A Formulaic Romance
This is the start of another story Amelia and I are putting together. There’s a pun in the title that will become obvious in time.
The story starts with Rachel, Lady Hayforth, throwing the dice in a desperate try at the marriage mart and coming up short when her carriage breaks down in the middle of nowhere. After a complicated string of happenings, she ends up engaged to Rupert, Lord Hartshorne, an aspiring chemist who did mysterious things for the war office in the recent past. His notebooks have gone missing, and a mysterious Mr Oliver is involved. Last week Rachel and her friends went to look at the stars after an eventful afternoon. George has left for the village. One might think that Rachel’s life would get simpler without this distraction, but that would be no fun.
Rupert showed he has something that connects his shoulders to his hips. Last week, the start of a new chapter shows that another of his talents is important. We discovered why it was so important that Rupert come with Sir Roger recently. Rachel awoke below decks in a ship (a channel barge). Despite the sterling reputation of the English as cooks, the crew ask Rachel to cook for them. Her choice of seasonings has their desired effect. The morning after she gave thanks for her deliverance she writes to let her friends know where she is. Things, however, are afoot and the game is on – especially with the reappearance of Mr Oliver.
When you’ve finished with this tripe, take a look at the better authors in Snippet Sunday.
Rachel’s resolve to warn her host grew as she walked back to the vicarage. When she opened the door, the sound of two familiar voices greeted her. Dr Fowler and
“George! You’re here.”
“I came as soon as I could. I must say you’re looking radiant. Simple muslins become you.”
“Yes, yes. Thank you for the compliments. Oliver is here.”
“Mr Oliver, or Harding or … Dr Fowler, you and your daughter know him as Mr Richards.”
“Him, here? I forbid her from talking to that man.”
“At the inn. A clandestine communication.”
“And you know this, how?”
“We went there together so I could post my letter to Lord Hartshorne.”
“Lord Hartshorne, yes,” George said with a peculiar dry tone to his voice.
“How is he? Healthy I hope.”
“Badly shaken. Char- Miss Deacon is attending him. Much to my mother’s distress.”
Rachel thought However apparently not yours.
Dr Fowler pushed himself back into the conversation, “You can talk later, what about my disobedient little Miss?”
“I think they were planning an elopement. At least your daughter was. Mr Richards, who knows?”
“Did she say anything?”
“No. But she was far more excited about a letter than I’d be.”
George coughed, “You, Lady Hayforth, are an exceptionally level-headed woman. At least that’s what Captain Lewis said. It’s how I knew to find you.”
“Who is Captain Lewis? Oh the preventive. You know, I didn’t ask his name. How is he?”
“Basking in the glow as the man of the hour.”
Dr Fowler rather abruptly said, “I must find my daughter before she makes a fool of herself. The inn, you said?”
“If you’ll pardon me, I.”
“No,” George said, “Please don’t. I’m afraid this is a matter for the crown. Lady Hayforth, did they mention something on that ship?”
“I don’t want to put words in your mouth. Was there a Frenchman, or did they talk about one.”
“Oh … yes. Henri, they never used his last name. They said something about … similar to ‘Vive L’emporer’ and talked about Saint Helena. I don’t understand.”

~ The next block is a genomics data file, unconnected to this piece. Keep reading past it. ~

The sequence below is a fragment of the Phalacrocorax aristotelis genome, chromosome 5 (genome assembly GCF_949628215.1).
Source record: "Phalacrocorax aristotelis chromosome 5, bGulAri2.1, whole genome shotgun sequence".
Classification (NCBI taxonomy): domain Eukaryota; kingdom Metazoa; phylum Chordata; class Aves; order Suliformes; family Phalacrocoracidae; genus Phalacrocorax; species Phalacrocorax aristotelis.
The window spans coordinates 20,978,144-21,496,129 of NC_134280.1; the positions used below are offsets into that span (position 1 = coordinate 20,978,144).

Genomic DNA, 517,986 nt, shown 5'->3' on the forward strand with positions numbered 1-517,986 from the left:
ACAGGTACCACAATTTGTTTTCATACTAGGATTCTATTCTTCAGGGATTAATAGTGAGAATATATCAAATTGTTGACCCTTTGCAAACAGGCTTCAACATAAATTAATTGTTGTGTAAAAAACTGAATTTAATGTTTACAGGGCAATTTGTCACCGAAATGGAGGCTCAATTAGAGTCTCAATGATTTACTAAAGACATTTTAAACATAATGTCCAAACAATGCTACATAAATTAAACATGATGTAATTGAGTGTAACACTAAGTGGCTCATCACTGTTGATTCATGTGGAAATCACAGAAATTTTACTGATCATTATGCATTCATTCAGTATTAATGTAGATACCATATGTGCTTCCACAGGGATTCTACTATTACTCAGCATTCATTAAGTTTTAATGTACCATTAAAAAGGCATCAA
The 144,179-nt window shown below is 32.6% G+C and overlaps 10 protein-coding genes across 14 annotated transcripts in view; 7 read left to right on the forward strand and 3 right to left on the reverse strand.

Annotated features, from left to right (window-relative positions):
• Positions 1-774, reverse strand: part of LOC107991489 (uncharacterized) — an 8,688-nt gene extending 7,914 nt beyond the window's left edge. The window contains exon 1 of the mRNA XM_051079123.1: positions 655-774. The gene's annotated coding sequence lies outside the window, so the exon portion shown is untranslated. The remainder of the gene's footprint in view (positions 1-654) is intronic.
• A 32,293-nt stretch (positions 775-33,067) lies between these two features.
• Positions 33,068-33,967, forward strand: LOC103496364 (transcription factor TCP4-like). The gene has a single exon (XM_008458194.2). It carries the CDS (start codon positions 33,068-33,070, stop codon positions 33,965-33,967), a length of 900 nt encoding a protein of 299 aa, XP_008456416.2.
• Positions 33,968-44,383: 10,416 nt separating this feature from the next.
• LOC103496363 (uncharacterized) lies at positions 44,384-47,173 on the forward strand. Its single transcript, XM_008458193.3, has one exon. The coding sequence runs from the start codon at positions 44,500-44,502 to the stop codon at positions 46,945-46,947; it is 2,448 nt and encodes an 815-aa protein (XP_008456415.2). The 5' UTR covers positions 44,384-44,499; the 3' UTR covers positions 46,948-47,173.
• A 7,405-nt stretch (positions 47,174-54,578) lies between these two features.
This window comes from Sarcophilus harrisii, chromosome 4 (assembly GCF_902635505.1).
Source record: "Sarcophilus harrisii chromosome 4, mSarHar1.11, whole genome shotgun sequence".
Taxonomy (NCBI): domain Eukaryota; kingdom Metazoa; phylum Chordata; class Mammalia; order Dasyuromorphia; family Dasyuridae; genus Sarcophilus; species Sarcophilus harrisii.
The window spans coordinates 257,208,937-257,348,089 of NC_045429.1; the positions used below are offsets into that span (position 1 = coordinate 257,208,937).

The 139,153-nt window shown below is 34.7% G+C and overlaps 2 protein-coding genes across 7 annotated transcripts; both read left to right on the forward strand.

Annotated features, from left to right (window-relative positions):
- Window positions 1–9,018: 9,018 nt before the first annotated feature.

Dr Fowler paled, “I do. That’s where Napoleon is in prison. Isn’t it?”
George said, “Yes. I’m afraid Mr Richards is involved in a plot to free him.”
Dr Fowler put his face in his hands, “Oh Elizabeth, what have you gotten into? I don’t want to lose two children to this war. I thought it was over.”
“It shouldn’t come to that, and yes, it is over.” George paused, “Ra- Lady Hayforth, do you mind waiting a day before I return you to Oulten Hall? I need to alert … some friends of mine.”
“No. It won’t do.”
“I can’t stay. If Mr Oliver sees me, he’ll know he’s been seen.”
“Damn. Sorry. I didn’t bring. I mean I rode. I mean.”
“Yes, and I drove a curricle. Not exactly suitable.” George drew a deep breath, “Though I should think you’ll be safe with me. I am a gentleman, after all. Almost a married one.”
Alone with you? I trust you; it’s me I don’t. “What would people say, especially people like Miss Deacon?”
“Charity won’t mind. She likes you.”
And Rupert even more. “It’s not her I’m worried about.”
Dr Fowler interrupted them, “Lord Bedlington, I can lend you a maid.”
“Don’t bother. No one could possibly think there’s anything improper with my driving together with my intended niece.”
This discussion would have continued, but the front door to the vicarage slammed. Then the door to the parlour burst open and Miss Fowler shot in.
“You!” she pointed at Rachel, “You, you viper, you heartless … vixen!”
Then as suddenly as she appeared, she retreated. They heard her run up the stairs to her room, then the door slam behind her.
“What was that about?” Rachel asked.
“I think our cover is blown.” George replied, “If you’ll pardon me, I must dash.”
No history this time. Instead, a question about writing. It’s beginning to look like Amelia and I are really writing a series. “The art of deception” is volume 1, “The Divinity School” (working on a cover) is volume 2, Volume 3 – tentatively called “O Zeitung O Mores” is about half complete. This work is volume 5, and volume 6 “Freddy and the Bird of Paradise” is well underway. No idea what we’ll call volume 4, but since volume 3 takes place in 1811 Hamburg and parts beyond – including Aarhus, and this one is 1816 or so there’s a gap.
Is it ok to release a series out of sequence?
By the way, O Zeitung O Mores, is a bad pun on the epigram O Tempora O Mores (The Times, The Morals).